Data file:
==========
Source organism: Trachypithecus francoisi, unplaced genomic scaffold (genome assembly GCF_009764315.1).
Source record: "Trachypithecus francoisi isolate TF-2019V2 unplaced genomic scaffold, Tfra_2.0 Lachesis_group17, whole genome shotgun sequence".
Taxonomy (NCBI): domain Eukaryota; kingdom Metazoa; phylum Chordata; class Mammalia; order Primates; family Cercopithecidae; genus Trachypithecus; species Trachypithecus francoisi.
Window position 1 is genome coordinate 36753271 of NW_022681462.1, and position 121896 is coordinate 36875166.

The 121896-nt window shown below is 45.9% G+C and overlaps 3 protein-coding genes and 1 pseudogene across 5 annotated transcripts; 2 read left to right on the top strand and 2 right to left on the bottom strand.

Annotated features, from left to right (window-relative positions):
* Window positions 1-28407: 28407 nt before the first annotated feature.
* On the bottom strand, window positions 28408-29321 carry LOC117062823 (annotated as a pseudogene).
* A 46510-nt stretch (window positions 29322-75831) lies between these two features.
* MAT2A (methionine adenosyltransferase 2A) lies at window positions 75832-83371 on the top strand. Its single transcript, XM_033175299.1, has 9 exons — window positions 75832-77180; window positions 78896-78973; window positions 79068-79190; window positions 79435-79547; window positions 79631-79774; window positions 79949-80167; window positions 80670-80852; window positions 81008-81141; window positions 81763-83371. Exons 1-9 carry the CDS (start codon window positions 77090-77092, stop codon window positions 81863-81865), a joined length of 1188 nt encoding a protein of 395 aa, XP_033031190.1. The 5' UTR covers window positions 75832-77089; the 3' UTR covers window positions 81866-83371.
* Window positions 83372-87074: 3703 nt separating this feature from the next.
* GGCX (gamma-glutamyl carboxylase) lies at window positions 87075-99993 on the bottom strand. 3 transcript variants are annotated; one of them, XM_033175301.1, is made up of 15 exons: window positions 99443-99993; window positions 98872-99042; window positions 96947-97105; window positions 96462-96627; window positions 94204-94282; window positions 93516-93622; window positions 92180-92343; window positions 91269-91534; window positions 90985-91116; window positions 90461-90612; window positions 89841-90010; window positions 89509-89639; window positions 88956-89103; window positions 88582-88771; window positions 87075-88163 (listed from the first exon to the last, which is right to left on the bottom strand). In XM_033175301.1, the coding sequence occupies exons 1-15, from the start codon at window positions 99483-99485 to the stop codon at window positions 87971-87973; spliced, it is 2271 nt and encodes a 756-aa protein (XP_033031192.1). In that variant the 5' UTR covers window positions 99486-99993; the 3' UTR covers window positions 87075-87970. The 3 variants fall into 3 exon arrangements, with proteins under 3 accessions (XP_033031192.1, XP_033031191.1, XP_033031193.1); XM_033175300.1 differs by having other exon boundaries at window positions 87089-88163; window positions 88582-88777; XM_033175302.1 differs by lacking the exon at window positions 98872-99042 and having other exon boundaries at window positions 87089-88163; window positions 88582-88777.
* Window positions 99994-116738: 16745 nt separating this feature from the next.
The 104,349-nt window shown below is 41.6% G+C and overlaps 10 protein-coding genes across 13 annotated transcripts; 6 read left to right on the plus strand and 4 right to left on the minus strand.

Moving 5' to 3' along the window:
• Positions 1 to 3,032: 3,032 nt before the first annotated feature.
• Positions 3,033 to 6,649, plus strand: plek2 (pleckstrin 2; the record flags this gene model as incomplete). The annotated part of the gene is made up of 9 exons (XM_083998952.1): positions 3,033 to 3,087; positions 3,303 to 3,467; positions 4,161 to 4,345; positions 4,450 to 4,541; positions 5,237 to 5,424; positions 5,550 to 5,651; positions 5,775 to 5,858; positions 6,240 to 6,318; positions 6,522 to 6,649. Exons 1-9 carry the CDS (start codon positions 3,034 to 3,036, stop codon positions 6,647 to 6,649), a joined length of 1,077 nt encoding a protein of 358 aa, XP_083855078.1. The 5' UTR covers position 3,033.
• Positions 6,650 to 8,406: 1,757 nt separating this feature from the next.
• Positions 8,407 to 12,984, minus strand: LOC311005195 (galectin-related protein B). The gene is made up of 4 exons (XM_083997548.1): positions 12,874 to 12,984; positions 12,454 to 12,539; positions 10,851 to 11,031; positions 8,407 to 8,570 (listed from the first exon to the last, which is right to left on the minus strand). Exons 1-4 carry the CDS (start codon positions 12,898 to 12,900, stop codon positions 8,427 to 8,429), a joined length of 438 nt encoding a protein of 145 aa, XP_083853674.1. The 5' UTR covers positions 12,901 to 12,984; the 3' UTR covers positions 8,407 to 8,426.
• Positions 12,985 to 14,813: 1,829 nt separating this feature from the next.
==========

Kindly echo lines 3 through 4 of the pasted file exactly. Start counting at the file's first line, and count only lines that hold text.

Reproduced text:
Taxonomy (NCBI): domain Eukaryota; kingdom Metazoa; phylum Chordata; class Mammalia; order Primates; family Cercopithecidae; genus Trachypithecus; species Trachypithecus francoisi.
Window position 1 is genome coordinate 36753271 of NW_022681462.1, and position 121896 is coordinate 36875166.